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DIR Papers of the Month

By Eddy Ball
March 2007

Unique Substrate Specificity of DNA Polymerase Mu

Scientists from the Laboratory of Structural Biology and Laboratory of Molecular Genetics have demonstrated substrate interactions unique to polymerase mu (pol µ), an enzyme involved in a type of DNA repair called nonhomologous DNA end-joining (NHEJ). The NIEHS-funded study appeared in the January 2007 issue of Nature Structural & Molecular Biology.

Pol µ is one of four closely related members of the family X DNA polymerases in mammals. These enzymes participate in the repair of double-strand breaks (DSBs) in DNA in order to maintain stability and replicate large genomes. Anomalies in the repair of DSBs can lead to mutations and threaten the viability of an organism. While studies have demonstrated that pol µ associates with end-joining factors in vitro and is able to repair gapped intermediates in an NHEJ reaction, the specific substrate interactions of pol µ have not been well understood. Investigators had previously explained structures for the remaining family members, polymerase beta (pol ß), polymerase lambda (pol λ) and terminal deoxyribonucleotidyl transferase (TdT).

In this experiment, the research team crystallized the polymerization domain of mouse pol µ and described its structure. The study found substrate interactions and functions that differ from those found in pol ß, pol λ and TdT in several notable ways that may prove biologically relevant.

Citation: Moon AF, Garcia-Diaz M, Bebenek K, Davis BJ, Zhong X, Ramsden DA, Kunkel TA, Pedersen LC. 2007. Structural insight into the substrate specificity of DNA Polymerase µ. Nat Struct Mol Biol 14(1):45-53.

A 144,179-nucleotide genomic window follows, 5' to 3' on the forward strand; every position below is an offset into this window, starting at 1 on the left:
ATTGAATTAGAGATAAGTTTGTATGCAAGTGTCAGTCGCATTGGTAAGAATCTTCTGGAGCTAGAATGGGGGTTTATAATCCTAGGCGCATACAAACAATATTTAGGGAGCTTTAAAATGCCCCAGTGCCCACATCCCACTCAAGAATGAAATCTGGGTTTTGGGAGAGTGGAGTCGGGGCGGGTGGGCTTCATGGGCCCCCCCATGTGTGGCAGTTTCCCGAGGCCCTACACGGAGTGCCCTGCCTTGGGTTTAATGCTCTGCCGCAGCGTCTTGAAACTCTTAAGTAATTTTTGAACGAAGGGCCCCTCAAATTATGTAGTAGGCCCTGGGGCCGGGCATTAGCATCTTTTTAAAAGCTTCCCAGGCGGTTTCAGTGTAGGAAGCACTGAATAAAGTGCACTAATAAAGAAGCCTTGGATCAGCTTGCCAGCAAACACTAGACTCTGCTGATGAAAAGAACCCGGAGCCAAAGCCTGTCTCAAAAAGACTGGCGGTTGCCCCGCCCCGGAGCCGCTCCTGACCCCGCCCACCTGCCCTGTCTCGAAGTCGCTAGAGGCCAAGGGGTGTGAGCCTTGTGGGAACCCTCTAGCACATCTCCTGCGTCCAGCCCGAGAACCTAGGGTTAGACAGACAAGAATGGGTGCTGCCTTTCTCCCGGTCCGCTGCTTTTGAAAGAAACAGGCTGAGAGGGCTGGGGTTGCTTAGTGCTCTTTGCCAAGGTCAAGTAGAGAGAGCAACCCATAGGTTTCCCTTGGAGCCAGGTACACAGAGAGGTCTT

Receptor Regulation in Liver Regeneration

Scientists in the Pharmacogenetics Section of the Laboratory of Reproductive and Developmental Toxicology have demonstrated the therapeutic potential of phenobarbital (PB) treatment in the modulation of liver regeneration. The NIEHS-supported study, published in the January 2007 issue of The Journal of Pharmacology and Experimental Therapeutics, investigated the regulation of the enzyme type 1 diodinase (D1) and thyroid hormone activity in the regenerating mouse liver by constitutive active/androstane receptor (CAR).

Researchers experimented with wild type and CAR-knockout mice following partial hepatectomy (PH) and treatment with PB. Liver injury increased levels of reverse triiodothyronine (rT3), which in turn repressed the expression of key thyroid-regulated genes in the liver. This increase in rT3 may also be involved in a slight decrease in levels of total tetraiodothyronine (T4), the most common thyroid hormone. Treatment with PB normalized rT3 levels and levels of D1 in a CAR-dependent manner, but only in wild type mice.

Thyroid hormone has a well established role in liver regeneration and energy use. These hormones regulate genes involved in the metabolism of sugars and fatty acids. This research demonstrates that PB or other CAR activators may restore normal biosynthesis of thyroid hormones and help the liver regenerate following such events as transplantation, chemical exposure and physical injury or resection.

Citation: Tien ES, Matsui K, Moore R, Negishi M. 2007.The nuclear receptor constitutively active/androstane receptor regulates type 1 deiodinase and thyroid hormone activity in the regenerating mouse liver. J Pharmacol Exp Ther 320(1):307-313.